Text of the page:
Norman Lebrecht Album of the Week

03.17.14
Gil Shaham
Sinfini Music

Gil Shaham's survey of violin concertos from the 1930s pairs the familiar with the fringe, with works by composers with varying degrees of political awareness, says Norman Lebrecht.

By Norman Lebrecht

As the skies darkened, composers wrote violin concertos. The 1930s, which saw the rise of Hitler, Stalin’s massacres, the Spanish Civil War and the displacement of millions of innocents, yielded a resurgence of violin concertos so timely and intense that it must have been more than coincidence. The virtuoso Gil Shaham is collating some 18 concertos of the decade in a live-performance series on his own label.

Not all concertos are created equal. Samuel Barber’s, which opens this set, is sweet – too sweet to have been written during the German invasion of Poland. The composer’s wilful myopia and tune-stocked willingness to please render the work a harmless anachronism, brilliantly played and utterly superficial.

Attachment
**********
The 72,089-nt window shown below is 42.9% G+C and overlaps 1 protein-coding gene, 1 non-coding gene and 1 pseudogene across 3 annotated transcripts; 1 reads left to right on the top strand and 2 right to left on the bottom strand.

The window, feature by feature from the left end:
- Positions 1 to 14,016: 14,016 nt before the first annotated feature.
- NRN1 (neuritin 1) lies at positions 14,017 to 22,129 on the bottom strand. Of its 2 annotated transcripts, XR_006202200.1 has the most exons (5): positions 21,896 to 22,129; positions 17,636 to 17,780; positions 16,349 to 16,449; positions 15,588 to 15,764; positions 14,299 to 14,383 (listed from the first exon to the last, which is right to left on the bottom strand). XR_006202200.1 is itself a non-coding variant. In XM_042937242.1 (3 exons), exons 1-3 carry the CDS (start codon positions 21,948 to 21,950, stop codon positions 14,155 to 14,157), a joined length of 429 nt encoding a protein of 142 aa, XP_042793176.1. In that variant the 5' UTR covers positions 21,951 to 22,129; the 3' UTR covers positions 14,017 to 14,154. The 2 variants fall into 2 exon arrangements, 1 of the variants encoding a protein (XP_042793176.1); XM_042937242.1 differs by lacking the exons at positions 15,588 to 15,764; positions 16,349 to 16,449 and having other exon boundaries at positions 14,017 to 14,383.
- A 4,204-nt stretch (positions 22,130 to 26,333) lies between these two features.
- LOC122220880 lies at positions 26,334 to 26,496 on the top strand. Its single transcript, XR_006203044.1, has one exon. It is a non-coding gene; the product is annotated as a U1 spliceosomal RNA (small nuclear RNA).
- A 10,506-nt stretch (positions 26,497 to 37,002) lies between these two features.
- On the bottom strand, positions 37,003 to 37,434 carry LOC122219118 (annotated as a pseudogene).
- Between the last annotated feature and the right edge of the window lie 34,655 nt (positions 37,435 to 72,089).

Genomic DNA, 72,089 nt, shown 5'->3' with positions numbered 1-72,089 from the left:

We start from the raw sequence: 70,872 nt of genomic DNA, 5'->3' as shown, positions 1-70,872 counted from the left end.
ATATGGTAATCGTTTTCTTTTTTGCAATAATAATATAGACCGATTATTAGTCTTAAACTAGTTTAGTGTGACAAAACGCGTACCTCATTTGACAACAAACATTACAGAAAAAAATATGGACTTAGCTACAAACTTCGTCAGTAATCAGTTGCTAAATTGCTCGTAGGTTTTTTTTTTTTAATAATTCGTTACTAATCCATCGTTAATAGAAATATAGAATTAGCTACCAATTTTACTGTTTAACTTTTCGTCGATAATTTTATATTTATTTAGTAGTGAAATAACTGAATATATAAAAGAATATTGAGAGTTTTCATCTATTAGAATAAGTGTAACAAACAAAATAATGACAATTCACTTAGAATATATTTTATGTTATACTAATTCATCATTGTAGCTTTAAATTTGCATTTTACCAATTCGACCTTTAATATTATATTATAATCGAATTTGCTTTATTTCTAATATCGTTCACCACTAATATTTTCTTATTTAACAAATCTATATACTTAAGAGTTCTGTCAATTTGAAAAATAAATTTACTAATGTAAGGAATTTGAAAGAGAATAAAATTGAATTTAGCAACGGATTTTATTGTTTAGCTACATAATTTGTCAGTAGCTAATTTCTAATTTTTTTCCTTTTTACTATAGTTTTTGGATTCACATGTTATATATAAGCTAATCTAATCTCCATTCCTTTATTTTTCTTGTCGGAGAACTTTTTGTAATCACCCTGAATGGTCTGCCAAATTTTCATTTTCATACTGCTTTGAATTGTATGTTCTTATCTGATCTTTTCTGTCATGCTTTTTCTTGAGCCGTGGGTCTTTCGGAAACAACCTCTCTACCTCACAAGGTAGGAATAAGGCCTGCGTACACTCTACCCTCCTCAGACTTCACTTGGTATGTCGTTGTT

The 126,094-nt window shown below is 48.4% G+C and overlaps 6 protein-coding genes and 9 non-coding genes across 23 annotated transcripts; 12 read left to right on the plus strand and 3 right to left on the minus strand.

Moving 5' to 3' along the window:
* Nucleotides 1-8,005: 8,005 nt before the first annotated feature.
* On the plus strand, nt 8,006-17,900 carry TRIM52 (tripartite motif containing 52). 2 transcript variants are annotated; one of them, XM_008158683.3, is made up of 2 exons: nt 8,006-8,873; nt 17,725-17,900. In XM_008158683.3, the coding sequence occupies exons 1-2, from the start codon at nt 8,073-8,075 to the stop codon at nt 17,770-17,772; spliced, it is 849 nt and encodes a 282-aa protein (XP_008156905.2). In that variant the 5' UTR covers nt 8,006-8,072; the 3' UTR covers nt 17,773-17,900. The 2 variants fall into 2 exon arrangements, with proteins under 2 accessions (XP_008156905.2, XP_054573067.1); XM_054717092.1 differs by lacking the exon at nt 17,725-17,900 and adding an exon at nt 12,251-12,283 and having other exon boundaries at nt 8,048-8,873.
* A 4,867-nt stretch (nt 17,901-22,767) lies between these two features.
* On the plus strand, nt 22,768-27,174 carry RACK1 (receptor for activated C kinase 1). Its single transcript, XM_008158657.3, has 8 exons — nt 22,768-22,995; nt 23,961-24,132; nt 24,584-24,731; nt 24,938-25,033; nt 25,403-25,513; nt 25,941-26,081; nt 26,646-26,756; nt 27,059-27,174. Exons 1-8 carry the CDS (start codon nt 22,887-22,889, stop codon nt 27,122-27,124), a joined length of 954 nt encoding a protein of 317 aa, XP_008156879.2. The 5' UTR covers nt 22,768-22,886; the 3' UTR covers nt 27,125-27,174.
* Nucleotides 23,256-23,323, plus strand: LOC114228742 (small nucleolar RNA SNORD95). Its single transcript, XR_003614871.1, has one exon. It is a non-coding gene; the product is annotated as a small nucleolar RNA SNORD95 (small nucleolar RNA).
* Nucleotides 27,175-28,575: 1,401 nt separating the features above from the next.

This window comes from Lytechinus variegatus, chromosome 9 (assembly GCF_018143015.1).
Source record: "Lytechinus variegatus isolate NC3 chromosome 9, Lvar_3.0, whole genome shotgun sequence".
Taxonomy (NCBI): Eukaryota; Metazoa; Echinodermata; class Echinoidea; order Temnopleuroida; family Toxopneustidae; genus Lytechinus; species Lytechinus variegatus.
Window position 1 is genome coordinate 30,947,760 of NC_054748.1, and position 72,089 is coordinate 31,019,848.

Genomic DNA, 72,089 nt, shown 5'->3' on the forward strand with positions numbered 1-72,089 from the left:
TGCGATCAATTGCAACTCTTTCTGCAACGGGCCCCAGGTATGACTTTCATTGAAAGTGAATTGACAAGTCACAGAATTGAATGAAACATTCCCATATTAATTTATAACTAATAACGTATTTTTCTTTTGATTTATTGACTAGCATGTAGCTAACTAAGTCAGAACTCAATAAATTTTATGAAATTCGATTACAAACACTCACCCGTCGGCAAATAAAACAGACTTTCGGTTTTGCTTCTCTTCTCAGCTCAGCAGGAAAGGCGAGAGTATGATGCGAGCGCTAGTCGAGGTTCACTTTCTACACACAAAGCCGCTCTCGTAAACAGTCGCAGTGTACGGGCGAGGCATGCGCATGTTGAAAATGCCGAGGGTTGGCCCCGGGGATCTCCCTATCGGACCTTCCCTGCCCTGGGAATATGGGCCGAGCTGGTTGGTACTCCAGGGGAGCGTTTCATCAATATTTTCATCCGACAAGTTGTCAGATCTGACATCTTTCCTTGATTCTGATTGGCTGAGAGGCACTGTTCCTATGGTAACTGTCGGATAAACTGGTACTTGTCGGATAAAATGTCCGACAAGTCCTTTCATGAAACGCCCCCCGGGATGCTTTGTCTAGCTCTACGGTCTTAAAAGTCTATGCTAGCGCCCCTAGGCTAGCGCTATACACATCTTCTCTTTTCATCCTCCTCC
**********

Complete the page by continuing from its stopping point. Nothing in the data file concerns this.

Alban Berg’s concerto, written in the year he died, 1935, mourns the death of Alma Mahler’s daughter, Manon, and, one by one, Vienna’s creative freedoms. That same year, in Munich, Karl Amadeus Hartmann was writing a Concerto funèbre for violin and string orchestra that he refused to have played under Nazi rule. Each of these works is a milestone in time; Hartmann’s, fabulously delivered by Shaham and a Korean ensemble, is a near-masterpiece by an undervalued composer.The remaining concertos here are Britten’s and Stravinsky’s, both more switched-out than switched-on, although Britten, just 25 in 1939, admits intimations of the ominous. Shaham performs with top orchestras – New York Philharmonic, Dresden Staatskapelle, Boston Symphony and BBC – and in excellent sound. His series promises to be an essential adjunct to our understanding of the era.